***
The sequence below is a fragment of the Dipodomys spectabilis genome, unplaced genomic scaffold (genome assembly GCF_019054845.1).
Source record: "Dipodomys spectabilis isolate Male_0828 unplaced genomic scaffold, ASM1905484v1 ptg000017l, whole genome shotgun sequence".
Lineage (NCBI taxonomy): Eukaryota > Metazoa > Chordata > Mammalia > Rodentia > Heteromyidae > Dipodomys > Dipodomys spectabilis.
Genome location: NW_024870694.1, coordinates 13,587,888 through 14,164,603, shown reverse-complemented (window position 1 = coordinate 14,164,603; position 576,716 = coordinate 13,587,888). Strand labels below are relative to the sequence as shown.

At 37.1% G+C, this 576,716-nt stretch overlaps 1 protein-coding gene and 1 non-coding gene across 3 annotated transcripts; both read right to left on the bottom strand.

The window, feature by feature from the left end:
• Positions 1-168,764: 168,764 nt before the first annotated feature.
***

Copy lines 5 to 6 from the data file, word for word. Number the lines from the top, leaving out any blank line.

At 37.1% G+C, this 576,716-nt stretch overlaps 1 protein-coding gene and 1 non-coding gene across 3 annotated transcripts; both read right to left on the bottom strand.

The window, feature by feature from the left end: